China Is Crushing The U.S. In The Supercomputer Race
Don't tell Donald Trump, but the best supercomputers in the world are made in China
China is now home to the world’s most powerful supercomputer for the fourth year in a row. Intended to be used for manufacturing and the modeling of earth systems, the new Sunway TaihuLight is capable of performing 93,000 trillion calculations per second—more than five times faster than the closest competitor owned and operated by the U.S.
Supercomputers are commonly utilized for modeling the earth to understand and analyze weather, earthquakes, and climate, as well as other computational modeling of smaller scale yet complex systems like the human body, molecules, and nuclear energy.
Within the past decade, China has become a dominant supercomputing superpower, in a field that the U.S. and Japan had dominated for a long time. At the end of 2008, all of the top ten supercomputers on the planet were American. But the country’s record has slid significantly, with its last number one slot occurring in 2012. Now, China is the nation to beat, with both the highest and second highest performing systems in existence, according to the TOP500 List. The rankings, visualized, serve as a barometer of technological dominance of sorts. Japan, which once accounted for almost half of the top ten, now barely keeps in touch. European players are near the top ten, with the likes of Switzerland’s Supercomputer Centre housing machines that do calculations for CERN. Saudi Arabia has made the top ten for the last two years thanks to new supercomputer which will crunch, along with other subjects, oil and gas data.
In addition to having the best of the bunch, China also has the most supercomputers in the top 500 list—a total of 167 compared to 165 in the U.S. It’s the first time China has edged out the U.S. in this regard.
And if that wasn’t enough to show China’s domination in this field, China now holds claim to not only owning the world’s most powerful computing device but also having independently created all of the parts that enable it. Following concern about China’s use of nuclear tests, the U.S. Department of Commerce blocked the export of Intel microprocessors to some of China’s largest supercomputing institutions last April. Chinese engineers rose to the challenge, creating their own “world class” chips domestically.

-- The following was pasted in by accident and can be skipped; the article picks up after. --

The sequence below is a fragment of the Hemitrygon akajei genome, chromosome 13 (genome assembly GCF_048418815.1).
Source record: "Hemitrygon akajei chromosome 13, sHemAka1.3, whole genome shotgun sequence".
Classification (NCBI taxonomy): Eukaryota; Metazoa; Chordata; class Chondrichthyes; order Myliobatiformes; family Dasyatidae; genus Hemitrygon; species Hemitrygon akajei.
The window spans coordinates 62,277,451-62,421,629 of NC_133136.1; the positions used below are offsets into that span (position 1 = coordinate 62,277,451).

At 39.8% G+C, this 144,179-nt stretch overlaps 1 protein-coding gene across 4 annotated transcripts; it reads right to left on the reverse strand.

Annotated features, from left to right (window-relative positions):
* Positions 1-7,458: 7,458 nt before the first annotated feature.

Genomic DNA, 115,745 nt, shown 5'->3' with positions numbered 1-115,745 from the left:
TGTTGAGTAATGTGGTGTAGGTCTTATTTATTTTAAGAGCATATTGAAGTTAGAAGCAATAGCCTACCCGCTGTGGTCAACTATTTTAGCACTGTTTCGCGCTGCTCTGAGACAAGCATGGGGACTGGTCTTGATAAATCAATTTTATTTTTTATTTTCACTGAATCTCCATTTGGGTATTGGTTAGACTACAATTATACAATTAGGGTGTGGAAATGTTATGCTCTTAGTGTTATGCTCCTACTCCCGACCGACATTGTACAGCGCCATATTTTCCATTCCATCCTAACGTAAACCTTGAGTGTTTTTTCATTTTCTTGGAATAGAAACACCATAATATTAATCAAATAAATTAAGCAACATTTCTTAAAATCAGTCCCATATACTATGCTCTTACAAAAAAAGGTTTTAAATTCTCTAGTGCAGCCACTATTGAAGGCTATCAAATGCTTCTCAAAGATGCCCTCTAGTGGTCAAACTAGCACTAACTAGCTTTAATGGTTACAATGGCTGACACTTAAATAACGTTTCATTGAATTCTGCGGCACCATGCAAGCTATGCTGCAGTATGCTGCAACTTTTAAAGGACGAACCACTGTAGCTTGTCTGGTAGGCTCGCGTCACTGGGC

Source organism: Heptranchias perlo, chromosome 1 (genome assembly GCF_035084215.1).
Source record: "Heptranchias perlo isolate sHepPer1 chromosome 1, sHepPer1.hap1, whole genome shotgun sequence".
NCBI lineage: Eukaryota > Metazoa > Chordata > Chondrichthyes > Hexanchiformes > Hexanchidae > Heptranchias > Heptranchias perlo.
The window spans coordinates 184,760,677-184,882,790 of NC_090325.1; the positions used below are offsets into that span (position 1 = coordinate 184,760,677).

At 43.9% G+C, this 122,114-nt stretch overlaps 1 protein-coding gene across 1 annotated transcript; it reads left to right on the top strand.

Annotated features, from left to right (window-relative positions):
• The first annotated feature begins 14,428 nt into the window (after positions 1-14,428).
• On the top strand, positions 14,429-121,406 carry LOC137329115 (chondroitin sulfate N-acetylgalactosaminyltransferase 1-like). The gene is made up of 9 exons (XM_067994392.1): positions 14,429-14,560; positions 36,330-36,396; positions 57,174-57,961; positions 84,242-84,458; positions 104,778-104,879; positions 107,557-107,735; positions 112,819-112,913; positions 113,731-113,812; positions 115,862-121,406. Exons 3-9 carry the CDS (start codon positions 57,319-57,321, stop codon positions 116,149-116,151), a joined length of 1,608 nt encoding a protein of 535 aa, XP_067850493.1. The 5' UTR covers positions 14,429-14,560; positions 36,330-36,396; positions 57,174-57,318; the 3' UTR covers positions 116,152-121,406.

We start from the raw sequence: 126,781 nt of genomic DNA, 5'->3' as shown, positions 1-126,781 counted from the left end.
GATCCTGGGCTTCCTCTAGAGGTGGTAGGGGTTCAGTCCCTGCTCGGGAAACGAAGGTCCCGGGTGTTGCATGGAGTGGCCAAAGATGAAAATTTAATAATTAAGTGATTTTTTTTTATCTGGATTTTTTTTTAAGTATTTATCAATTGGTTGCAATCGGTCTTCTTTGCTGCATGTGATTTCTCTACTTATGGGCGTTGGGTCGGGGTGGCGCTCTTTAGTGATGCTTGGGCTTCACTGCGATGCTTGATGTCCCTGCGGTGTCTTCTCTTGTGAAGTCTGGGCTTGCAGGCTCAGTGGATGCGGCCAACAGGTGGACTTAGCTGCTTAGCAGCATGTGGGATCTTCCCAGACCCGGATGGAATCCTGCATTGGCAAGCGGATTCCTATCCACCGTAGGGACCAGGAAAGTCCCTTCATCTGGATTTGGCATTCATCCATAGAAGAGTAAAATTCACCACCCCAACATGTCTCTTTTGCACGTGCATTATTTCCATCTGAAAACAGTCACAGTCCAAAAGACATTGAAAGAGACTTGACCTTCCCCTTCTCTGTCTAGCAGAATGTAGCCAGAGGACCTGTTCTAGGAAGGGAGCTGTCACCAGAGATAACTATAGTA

While Chinese technological advancement within the supercomputer realm was something computing experts were hardly focused on as recently as three years ago, this change represents a significant shift.
According to Jack Dongarra, a computer science professor at the University of Tennessee and source in determining the TOP500 list, the Taihu Light’s is a reflection of how China has “leapfrog[ged] the U.S. by a considerable amount.”At this point, Dongorra estimates that the U.S. will not have comparably powered machines until next year.
While the vast implementations of these multifaceted machines are important for studying a variety of fields, from manufacturing to climate science, the tech race has industry experts looking toward the next frontier of high-performance computing: exascale computers.
In the U.S. the National Strategic Computing Initiative is currently working to build an exascale supercomputer—a revolutionary new frontier of computing that would be able to outpace current technology thousands of times over and thus usher in a new age of scientific discovery. Such high-speed technology (exascale means capable of a billion billion calculations per second) could allow for advanced simulations to be conducted by the Department of Energy, Department of Defense, and the National Science Foundation, potentially ushering in major advancements in things like intelligence and aircraft engineering. But Dongorra also believes that China will likely have that technology three years prior to the United States. So even as we look to the future, we’re already behind the curve.